Category Archives: Scoliosis in Children
In today’s world of insurance-driven health care, face time with the actual doctor is becoming more and more limited, and time to ask questions — let alone get an answer — is practically non-existent. It is no wonder the idiopathic scoliosis condition is wrought with confusion and misinformation. While the list of misconceptions regarding idiopathic scoliosis is likely endless, below are six the ScoliSMART doctors feel are important enough to be called out.
Scoliosis is like any other illness: the sooner you identify it, the better your chances of treating it. Since the spine becomes more rigid as a person gets older, the sooner someone is diagnosed with scoliosis, the sooner they can begin a proper course of treatment that can control — or even reverse — the effects of scoliosis.
According to the American Association of Neurological Surgeons (AANS), scoliosis affects between 2% and 3% of the American population, or about six to nine million people. It is characterized by an abnormal lateral curvature of the spine and there are many different forms. The various types of scoliosis are classified by cause and age of onset; the speed and mechanism of progression also plays a role in determining the specific type of scoliosis.
Understanding scoliosis begins with identifying its location and the type of spinal curvature.
Knowing this information can help predict what types of scoliosis symptoms may be experienced and how the condition can best be treated.
There are several detailed systems for classifying specific types of scoliosis curves, but some of the most common terms identify curves based on their location within the spine and the direction they bend.
One of the most common questions I get from parents and patients is how does the ScoliSMART Activity Suit compare to the Spine Corporation (SpineCor) Brace?
We shouldn’t simply compare, but rather contrast the differences!
The ScoliSMART Activity Suit is to the SpineCor Brace as apples are to oranges — they are different products, designed to do different things and yield different results. Perhaps the only thing they have in common is that both are used to treat patients with scoliosis — kids and adults.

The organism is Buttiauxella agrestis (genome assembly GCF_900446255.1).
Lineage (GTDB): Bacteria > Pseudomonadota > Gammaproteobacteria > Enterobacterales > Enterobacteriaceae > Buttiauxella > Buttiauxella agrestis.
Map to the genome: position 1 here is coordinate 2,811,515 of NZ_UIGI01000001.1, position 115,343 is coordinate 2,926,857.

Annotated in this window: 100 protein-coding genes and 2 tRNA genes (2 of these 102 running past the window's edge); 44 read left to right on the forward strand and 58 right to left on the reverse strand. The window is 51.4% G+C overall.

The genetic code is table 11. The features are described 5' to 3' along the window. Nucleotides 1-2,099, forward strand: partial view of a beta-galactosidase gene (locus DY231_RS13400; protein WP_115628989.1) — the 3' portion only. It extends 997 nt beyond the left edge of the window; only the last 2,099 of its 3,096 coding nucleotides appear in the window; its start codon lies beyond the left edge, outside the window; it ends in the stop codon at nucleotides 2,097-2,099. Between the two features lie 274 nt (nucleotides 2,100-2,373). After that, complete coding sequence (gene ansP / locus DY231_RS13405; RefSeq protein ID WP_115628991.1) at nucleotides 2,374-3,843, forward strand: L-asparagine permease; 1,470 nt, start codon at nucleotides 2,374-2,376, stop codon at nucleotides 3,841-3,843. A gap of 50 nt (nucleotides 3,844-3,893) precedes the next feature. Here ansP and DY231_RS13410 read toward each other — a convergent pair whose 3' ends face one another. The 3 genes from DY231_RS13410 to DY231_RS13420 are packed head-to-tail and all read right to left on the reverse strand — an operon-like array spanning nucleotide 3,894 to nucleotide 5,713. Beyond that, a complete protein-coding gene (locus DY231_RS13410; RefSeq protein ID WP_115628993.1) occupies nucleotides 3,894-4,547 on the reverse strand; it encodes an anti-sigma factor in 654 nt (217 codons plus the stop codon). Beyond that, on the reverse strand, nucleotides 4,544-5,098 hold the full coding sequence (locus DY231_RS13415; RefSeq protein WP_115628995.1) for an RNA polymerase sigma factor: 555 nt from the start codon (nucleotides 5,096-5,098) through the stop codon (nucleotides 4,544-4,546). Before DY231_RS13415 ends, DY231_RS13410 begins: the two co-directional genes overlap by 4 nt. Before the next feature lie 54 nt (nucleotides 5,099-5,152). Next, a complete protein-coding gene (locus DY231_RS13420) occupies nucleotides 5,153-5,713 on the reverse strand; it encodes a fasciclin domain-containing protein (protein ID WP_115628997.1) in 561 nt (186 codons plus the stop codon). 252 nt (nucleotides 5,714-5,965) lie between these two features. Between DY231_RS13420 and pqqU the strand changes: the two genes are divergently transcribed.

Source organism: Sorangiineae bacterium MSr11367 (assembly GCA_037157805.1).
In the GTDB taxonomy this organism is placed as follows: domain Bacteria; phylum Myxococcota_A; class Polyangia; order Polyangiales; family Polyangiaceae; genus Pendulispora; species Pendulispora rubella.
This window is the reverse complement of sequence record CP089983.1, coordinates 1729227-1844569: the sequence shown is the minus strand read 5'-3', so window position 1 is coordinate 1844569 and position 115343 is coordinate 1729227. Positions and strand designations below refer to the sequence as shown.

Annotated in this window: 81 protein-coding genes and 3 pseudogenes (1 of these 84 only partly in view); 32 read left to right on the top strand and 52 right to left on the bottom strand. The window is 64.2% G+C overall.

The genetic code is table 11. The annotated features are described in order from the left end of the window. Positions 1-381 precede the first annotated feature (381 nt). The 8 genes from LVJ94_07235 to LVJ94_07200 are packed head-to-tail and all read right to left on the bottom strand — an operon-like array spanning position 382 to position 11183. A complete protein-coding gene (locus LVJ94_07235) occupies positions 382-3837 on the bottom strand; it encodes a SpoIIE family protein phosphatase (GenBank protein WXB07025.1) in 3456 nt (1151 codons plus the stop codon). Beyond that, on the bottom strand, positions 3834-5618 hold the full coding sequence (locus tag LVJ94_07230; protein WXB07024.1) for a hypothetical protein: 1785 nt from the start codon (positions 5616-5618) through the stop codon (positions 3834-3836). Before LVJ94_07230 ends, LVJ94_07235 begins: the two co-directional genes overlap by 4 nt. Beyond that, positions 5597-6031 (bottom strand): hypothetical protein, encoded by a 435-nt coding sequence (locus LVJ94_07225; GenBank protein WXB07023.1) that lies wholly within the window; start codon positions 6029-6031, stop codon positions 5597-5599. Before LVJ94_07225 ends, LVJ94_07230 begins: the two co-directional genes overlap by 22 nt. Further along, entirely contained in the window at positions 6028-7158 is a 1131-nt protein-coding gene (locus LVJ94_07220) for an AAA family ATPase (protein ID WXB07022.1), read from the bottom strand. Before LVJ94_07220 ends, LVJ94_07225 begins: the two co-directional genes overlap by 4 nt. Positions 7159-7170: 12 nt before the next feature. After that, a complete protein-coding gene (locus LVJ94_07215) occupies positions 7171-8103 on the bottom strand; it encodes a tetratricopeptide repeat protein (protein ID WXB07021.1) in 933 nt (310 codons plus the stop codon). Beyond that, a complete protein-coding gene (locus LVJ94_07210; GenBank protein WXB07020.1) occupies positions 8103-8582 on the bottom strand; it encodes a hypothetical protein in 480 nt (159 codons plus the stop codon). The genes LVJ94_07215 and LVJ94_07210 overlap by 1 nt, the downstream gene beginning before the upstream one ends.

Being diagnosed – or having a child who is diagnosed – with idiopathic scoliosis can be a disconcerting, even scary, experience. After the diagnosis, you’ll be faced with lots of questions, and you’ll be uncertain about the future. What steps should you take? What steps should you avoid?
1) Find a Team You Can Trust
Though a GP or family doctor is important, for a specific medical condition like scoliosis, you’re going to want to see a specialist. To ensure that you can properly manage your or your child’s scoliosis, you want doctors who have spent their careers devoted to spinal health, who are up on the most recent research, and who are committed to helping you develop a plan that is specific to you and your condition. No two curves are alike, and your treatment plan should attest to that. The right doctor will help you realize that plan – so take your time to make sure you find the right doctor.
Treating scoliosis often feels like a race against an opponent with a head start. Once curves start progressing, parents and doctors can easily get caught up in reacting to the spine’s changes without ever managing to get ahead of the curve.
Unfortunately, scoliosis treatment for kids tends revolves around a single-minded focus—preventing curve progression—without full consideration for the child’s long-term quality of life. While traditional treatments can achieve some initial curve reduction, over the course of a lifetime they can also cause significant harm. Bracing, for example, might seem like the best course of action now, when your most pressing concern is to avoid reaching the surgical threshold, but what about 25 years from now? Or 50 years?
If your child has just been diagnosed with idiopathic scoliosis, you’re probably trying to figure out what to do next. This decision is probably made more difficult by the fact that you’re probably still trying to separate scoliosis fact from fiction – and unfortunately, your doctor might not be up to date on all the current realities about scoliosis. There are a series of myths about scoliosis, and they’re often used by doctors to justify expensive, invasive spinal fusion surgery, even though it might not be the best option for your child.
They call him Lightning Bolt.
At age 20, he bolted through New York to set a world record—running the 100-meter sprint in just 9.72 seconds. The next year he shattered his own record and won his first of nine Olympic gold medals. Now, a decade later, Usain Bolt is considered the fastest runner ever timed.
Going back to school is hard enough for any child. When you’re an adolescent with scoliosis, it’s a special kind of torment.
People rarely talk about emotional side of scoliosis. Most conversations focus on the medical aspects: how fast the curves progress and which treatments are effective. Yet for people with scoliosis, emotional effects are as real as the physical ones—sometimes more so.